Understanding the Different B-Vitamins

The body is a complex design that requires fueling in a variety of different ways, and it is these sustenance needs that are best met through the consumption of a varied and balanced diet. The B-vitamins are a collection of 8 essential vitamins that play a crucial role in the organs and bodily systems. Read on as we go over each one, the different sources that they are found in and why they are so important…

Thiamin (Vitamin B-1): Found in the heart, liver, kidneys and brain, thiamin is needed in order to breakdown carbohydrate molecules, create neurotransmitters, produce fatty acids and synthesise hormones. As a result, it has quite an important role so should be consumed regularly by including whole grains, pork, legumes and nuts in the diet.

Riboflavin (Vitamin B-2): Energy production, breaking down fats/drugs, and converting amino acids into vitamins are all processes that rely on riboflavin. Luckily, this B-vitamin can be found in a variety of foods like fortified cereals, yogurt and milk and mushrooms. Although rare, a vegan diet can make a person more likely to develop a riboflavin deficiency.

Niacin (Vitamin B-3): The body uses niacin by converting it into a coenzyme known as nicotinamide adenine dinucleotide (NAD) which plays a vital role in over 400 different enzyme reactions. These enzymes convert the energy in carbs, protein and fats into a form the body can use and help with cell communication. Niacin is pretty important so should be sourced from foods like meat, poultry and fish.

Pantothenic Acid (Vitamin B-5): Creating new coenzymes, proteins and fats relies on a B-vitamin known as pantothenic acid. It can be found in high amounts in foods like shiitake mushrooms, chicken, sunflower seeds and avocados.

Pyridoxine (Vitamin B-6): Since it is involved in over 100 different enzyme reactions, pyridoxine is a B-vitamin you can’t afford to forget about. It is required for amino acid metabolism, breaking down carbs and fats, brain development and immune function so make sure to consume salmon, tuna, and poultry for the best sources.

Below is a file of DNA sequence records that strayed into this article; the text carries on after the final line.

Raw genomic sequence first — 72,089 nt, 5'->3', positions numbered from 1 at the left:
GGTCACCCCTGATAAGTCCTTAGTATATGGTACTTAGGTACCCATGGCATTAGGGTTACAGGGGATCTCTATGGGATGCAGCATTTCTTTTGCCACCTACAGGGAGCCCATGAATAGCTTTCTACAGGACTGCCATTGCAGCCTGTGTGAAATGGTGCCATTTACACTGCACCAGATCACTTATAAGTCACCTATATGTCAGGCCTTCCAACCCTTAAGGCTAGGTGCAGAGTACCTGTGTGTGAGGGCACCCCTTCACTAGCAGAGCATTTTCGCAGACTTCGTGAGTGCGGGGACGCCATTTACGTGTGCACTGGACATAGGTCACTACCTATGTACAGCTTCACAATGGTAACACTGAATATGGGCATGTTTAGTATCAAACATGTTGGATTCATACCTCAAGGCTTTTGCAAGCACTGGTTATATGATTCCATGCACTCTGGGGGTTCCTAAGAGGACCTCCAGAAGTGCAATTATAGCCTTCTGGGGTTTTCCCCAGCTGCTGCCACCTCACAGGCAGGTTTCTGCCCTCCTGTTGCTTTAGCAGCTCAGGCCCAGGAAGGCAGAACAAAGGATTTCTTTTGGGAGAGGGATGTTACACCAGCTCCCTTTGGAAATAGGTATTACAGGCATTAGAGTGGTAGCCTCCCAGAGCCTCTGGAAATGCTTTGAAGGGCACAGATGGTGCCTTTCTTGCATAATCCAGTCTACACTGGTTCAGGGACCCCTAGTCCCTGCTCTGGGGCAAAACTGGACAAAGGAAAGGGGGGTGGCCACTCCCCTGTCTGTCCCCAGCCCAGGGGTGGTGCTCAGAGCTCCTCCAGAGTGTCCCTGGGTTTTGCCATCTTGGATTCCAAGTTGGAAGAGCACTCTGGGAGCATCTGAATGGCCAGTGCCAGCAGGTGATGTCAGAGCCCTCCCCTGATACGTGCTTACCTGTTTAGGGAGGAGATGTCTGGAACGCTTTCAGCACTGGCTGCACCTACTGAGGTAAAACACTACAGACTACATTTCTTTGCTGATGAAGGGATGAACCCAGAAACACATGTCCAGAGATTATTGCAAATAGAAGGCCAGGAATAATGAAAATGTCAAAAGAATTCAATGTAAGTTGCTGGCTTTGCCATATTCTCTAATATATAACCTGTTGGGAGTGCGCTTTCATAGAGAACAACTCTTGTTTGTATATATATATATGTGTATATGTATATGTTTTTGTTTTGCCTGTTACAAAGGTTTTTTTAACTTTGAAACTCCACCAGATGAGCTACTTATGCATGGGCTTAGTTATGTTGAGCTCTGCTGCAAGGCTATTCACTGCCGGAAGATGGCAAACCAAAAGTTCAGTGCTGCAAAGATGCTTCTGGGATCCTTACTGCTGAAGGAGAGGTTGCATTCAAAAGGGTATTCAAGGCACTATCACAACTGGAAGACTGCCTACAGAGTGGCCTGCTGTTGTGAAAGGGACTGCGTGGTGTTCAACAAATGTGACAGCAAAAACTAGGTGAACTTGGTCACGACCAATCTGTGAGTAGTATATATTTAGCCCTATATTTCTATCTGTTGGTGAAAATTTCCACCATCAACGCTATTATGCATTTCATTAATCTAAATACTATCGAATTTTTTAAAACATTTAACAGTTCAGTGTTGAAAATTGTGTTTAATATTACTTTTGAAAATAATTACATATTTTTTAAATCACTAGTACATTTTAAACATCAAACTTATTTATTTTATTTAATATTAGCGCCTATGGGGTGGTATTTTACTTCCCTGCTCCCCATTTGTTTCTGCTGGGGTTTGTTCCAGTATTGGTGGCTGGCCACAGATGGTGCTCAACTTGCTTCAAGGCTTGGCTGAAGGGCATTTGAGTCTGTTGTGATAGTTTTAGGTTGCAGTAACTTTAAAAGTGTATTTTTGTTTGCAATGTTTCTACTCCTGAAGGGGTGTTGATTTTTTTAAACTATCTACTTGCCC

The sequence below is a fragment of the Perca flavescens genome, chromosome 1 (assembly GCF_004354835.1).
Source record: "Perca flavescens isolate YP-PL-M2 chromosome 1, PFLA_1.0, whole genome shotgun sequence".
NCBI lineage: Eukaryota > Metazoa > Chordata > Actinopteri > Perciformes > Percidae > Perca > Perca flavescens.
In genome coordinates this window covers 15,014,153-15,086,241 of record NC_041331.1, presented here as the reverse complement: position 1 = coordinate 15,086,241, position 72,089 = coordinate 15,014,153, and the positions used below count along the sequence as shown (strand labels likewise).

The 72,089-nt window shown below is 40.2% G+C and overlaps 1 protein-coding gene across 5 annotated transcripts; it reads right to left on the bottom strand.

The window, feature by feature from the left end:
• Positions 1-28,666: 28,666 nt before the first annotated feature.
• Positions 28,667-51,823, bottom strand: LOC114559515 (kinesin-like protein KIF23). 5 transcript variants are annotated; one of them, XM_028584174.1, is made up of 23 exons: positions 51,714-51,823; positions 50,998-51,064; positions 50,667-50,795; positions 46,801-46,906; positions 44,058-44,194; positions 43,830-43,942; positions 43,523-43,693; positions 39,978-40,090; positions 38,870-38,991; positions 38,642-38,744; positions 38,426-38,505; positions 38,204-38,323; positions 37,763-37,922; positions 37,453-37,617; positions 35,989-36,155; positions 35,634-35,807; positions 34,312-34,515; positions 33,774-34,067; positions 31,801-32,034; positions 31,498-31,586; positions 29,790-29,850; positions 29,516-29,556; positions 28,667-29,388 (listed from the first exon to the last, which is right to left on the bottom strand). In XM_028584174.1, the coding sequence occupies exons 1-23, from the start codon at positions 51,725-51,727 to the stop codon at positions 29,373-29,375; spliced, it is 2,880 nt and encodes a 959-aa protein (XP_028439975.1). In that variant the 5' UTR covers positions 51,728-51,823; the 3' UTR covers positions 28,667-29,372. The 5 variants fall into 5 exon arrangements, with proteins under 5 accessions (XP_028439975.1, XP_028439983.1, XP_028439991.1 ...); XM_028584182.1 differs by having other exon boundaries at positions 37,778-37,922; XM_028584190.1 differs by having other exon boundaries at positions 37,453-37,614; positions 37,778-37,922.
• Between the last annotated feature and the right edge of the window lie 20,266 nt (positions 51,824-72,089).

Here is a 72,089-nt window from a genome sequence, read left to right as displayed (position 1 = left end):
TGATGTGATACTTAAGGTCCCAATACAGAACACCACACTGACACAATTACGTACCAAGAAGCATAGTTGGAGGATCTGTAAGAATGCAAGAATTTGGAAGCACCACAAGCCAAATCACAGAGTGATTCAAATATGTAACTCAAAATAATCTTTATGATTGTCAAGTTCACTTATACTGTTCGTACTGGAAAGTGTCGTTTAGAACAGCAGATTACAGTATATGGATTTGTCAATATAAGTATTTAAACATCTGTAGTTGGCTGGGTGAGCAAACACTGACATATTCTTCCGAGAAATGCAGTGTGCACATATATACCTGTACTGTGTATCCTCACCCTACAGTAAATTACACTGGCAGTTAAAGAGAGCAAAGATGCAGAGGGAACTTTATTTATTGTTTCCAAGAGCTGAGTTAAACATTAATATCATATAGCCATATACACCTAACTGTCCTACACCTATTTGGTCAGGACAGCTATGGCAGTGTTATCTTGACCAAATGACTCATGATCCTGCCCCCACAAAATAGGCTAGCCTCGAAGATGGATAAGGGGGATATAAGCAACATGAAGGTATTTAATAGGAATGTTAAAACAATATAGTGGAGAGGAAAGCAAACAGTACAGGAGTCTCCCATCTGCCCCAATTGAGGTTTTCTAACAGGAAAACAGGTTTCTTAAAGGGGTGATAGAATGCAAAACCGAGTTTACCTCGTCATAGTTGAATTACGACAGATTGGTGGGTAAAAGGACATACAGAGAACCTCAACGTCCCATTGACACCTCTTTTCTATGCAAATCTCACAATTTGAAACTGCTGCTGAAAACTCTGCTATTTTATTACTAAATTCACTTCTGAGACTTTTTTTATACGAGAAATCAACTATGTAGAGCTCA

Biotin (Vitamin B-7): Typically added to hair and skin products, biotin is used in the body to break down fats, carbs and proteins and for the regulation of DNA. It is found in abundance in foods like eggs, salmon, pork, beef and sunflower seeds.

Folate (Vitamin B-8): Many people confuse folate with the synthetic form of the B-vitamin, folic acid. The natural form is required for DNA replication, vitamin and amino acid metabolism, and proper cell division. Research suggests that high enough levels of folate during pregnancy can reduce birth defects which is why pregnant women often consume folic acid, however it can also be obtained from dark leafy greens, avocado, beans and nuts.

Vitamin B-12: As the only B-vitamin without an official name, vitamin B-12 plays a crucial role in the body by helping to create new blood cells, synthesise DNA and metabolising fats and protein. It occurs naturally in salmon, beef and milk/yogurt, however a vitamin B-12 deficiency is quite common so it may be necessary to take supplements if you suffer from conditions that affect vitamin absorption like Crohn’s disease and celiac disease.

Many people are unaware that B-vitamins are water soluble which means that they are required in small but frequent amounts in order to provide crucial functions. As they are water soluble, they are not stored in the body so must be regularly replenished in order to provide optimal health and prevent a B-vitamin deficiency. Always consume a balanced and varied diet in order to ensure that you are obtaining your daily recommended amount.